Francis Parker School leadership will now let teachers work from home in the trimester beginning Nov. 30. Courtesy image.

Francis Parker School on Monday afternoon reversed a mandate for in-person instruction in a bid to quell a firestorm of criticism that included a student boycott threat.

Kevin Yaley, head of the elite two-campus school, wrote that he decided to reinstate teacher guidelines from the first trimester and apply them to the second term.

“As such, any faculty member who feels that they or an immediate member of their family is compromised [for COVID-19] as a result of working on campus … can request an exemption for trimester two and teach remotely,” he wrote.

Head of School Kevin Yaley’s message to Francis Parker School community Monday. (PDF)

That presumably means that popular English teacher and department chair Chris Harrington won’t have to resign Nov. 30, as he signaled last week. Rules that led Harrington to tell his exit after 29 years sparked outrage among students and 1,147 signatories of a petition.

Yaley said that due to the rising number of cases locally and nationally, and “recognizing the realities” of the Thanksgiving holiday, the week of Nov. 30 to Dec. 4, all students and teachers in Junior Kindergarten though 12th grade will move to “Parker Online.”

He said this includes all Upper School co-curriculars and athletics.

“During the November 30 monitoring week,” Yaley wrote, “we strongly encourage employees and families to take a COVID-19 test, if possible. Currently, we are looking into the possibility of offering on-site testing this week. Specific information will follow if we are able to make this happen.”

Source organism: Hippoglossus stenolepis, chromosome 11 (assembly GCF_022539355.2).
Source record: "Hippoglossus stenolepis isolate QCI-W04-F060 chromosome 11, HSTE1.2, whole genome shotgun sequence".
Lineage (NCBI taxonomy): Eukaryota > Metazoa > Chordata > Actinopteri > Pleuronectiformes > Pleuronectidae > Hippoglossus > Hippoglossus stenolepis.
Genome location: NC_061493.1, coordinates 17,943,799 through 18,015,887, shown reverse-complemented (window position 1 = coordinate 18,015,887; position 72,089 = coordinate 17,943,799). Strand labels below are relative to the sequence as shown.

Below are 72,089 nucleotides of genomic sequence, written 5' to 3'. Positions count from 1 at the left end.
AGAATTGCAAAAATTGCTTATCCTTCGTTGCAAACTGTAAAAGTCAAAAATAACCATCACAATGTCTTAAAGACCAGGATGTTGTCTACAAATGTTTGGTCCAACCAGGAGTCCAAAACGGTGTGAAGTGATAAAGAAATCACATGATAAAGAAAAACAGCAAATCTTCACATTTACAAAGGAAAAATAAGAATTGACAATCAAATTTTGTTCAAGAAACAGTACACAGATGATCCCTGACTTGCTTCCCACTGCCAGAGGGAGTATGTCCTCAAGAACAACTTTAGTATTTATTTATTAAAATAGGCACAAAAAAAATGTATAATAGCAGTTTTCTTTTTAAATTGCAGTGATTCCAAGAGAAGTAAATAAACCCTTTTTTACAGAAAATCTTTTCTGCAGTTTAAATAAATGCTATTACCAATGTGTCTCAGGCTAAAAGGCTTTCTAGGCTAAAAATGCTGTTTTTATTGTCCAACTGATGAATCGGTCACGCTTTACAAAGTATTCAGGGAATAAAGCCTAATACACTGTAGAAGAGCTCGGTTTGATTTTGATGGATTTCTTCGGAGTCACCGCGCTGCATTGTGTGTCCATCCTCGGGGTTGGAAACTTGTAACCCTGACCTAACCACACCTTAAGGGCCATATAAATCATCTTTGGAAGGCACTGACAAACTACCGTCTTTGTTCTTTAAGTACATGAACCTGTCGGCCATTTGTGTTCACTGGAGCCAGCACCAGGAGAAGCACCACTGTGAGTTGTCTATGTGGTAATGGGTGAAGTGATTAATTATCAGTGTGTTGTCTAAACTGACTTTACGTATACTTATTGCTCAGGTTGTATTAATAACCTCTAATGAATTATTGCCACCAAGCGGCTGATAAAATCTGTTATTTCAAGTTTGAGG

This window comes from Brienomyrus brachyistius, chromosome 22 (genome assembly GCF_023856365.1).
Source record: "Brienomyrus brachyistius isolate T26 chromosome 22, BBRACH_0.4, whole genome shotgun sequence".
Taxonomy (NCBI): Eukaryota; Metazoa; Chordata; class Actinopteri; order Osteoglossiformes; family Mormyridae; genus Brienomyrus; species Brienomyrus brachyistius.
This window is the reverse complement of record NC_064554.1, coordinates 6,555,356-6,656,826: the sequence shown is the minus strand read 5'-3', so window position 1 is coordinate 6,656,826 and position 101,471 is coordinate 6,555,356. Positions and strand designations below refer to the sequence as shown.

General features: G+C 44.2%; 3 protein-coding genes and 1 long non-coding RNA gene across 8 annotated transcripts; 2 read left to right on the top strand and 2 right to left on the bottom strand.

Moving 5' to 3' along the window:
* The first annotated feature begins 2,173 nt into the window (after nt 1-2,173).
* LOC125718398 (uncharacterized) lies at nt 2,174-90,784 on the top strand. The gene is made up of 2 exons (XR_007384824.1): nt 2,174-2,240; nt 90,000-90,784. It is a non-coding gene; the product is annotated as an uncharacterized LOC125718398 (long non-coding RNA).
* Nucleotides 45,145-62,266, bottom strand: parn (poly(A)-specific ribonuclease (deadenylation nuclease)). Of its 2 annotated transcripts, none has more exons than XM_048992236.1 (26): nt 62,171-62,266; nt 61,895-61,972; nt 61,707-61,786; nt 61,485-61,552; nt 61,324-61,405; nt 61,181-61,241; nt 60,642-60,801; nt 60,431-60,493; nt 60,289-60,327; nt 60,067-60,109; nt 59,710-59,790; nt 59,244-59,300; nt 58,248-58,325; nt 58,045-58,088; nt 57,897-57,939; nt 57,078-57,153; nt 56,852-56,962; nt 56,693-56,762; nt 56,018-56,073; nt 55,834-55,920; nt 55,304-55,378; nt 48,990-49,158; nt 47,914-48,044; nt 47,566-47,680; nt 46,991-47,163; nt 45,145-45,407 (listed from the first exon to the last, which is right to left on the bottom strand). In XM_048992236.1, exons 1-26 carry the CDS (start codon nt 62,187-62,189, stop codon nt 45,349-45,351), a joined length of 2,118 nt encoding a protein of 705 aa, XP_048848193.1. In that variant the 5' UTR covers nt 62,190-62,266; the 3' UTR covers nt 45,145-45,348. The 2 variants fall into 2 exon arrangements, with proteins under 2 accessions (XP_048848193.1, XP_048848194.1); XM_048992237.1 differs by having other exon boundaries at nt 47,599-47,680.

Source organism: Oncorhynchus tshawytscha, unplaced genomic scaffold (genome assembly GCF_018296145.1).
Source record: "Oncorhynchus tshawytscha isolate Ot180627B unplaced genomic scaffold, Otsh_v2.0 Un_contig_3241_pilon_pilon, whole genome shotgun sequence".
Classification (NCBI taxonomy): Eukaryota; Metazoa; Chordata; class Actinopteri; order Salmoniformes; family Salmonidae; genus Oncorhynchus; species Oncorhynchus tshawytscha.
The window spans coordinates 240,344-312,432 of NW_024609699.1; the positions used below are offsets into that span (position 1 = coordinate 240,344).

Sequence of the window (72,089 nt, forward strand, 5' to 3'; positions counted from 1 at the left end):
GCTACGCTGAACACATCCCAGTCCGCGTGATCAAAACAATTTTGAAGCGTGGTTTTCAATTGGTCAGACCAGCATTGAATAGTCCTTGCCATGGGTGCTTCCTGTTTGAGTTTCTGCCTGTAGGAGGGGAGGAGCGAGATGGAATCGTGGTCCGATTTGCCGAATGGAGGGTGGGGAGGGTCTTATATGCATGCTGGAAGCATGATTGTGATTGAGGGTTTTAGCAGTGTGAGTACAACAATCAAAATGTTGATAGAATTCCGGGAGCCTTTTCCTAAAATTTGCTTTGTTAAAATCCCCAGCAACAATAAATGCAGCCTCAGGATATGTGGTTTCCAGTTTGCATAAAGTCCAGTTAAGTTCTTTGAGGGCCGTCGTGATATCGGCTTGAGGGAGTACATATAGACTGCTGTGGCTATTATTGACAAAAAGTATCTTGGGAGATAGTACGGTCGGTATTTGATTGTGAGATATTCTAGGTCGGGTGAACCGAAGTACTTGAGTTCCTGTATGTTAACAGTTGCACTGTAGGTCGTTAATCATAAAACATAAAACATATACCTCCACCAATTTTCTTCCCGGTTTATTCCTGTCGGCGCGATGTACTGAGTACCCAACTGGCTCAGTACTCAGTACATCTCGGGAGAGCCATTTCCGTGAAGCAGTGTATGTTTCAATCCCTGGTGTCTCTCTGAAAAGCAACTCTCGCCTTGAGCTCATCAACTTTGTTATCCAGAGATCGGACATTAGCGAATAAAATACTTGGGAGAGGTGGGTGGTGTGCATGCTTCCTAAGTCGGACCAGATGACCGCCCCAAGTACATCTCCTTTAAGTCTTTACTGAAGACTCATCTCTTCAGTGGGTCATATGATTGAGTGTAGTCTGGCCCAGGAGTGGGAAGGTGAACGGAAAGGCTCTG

Harrington and Yaley didn’t immediately respond to requests for comment.

A second English teacher, Jeff Mezzocchi, also reportedly handed in his resignation.

“Nobody can replace Mr. Harrington or Mr. Mezzocchi,” senior Samuel Carrillo told NBC San Diego. “It’s an entire community rallying around the people who make Parker so excellent – our faculty.”

The private prep school has middle-school and high school campuses in Linda Vista and an elementary school in Mission Hills.

Yaley opened his 1,700-word message Monday by acknowledging he’s heard from many members of the Parker community, including parents — many of them in the wealthiest segments of San Diego society.

“Rest assured, the thoughts, perspectives, and heartfelt concerns on behalf of members of the faculty recently sent to me, to Parker leadership, and to the Board of Trustees by deeply concerned students, parents, and alumni have been heard by the Parker leadership team,” he said, “and we are taking them seriously.”

He said that moving forward, “let us all remember that it is at these times when we must be at our best and extend grace and trust to all members of our community choosing to fight the common enemy of COVID-19 rather than one another.”

Days ago, on a hurriedly created website, an unsigned “Community Response to Mr. Yaley” called the first policy “unconscionable, unfair and outright wrong.”

“To put it bluntly, your decision is forcing teachers to resign,” the note said. “Your decision to ignore our concerns and abandon our teachers undermines the integrity of our school. This policy is unconscionable, unfair, and outright wrong.”

The message implored Yaley to “heed the collective voice of your community: our teachers are not disposable.”

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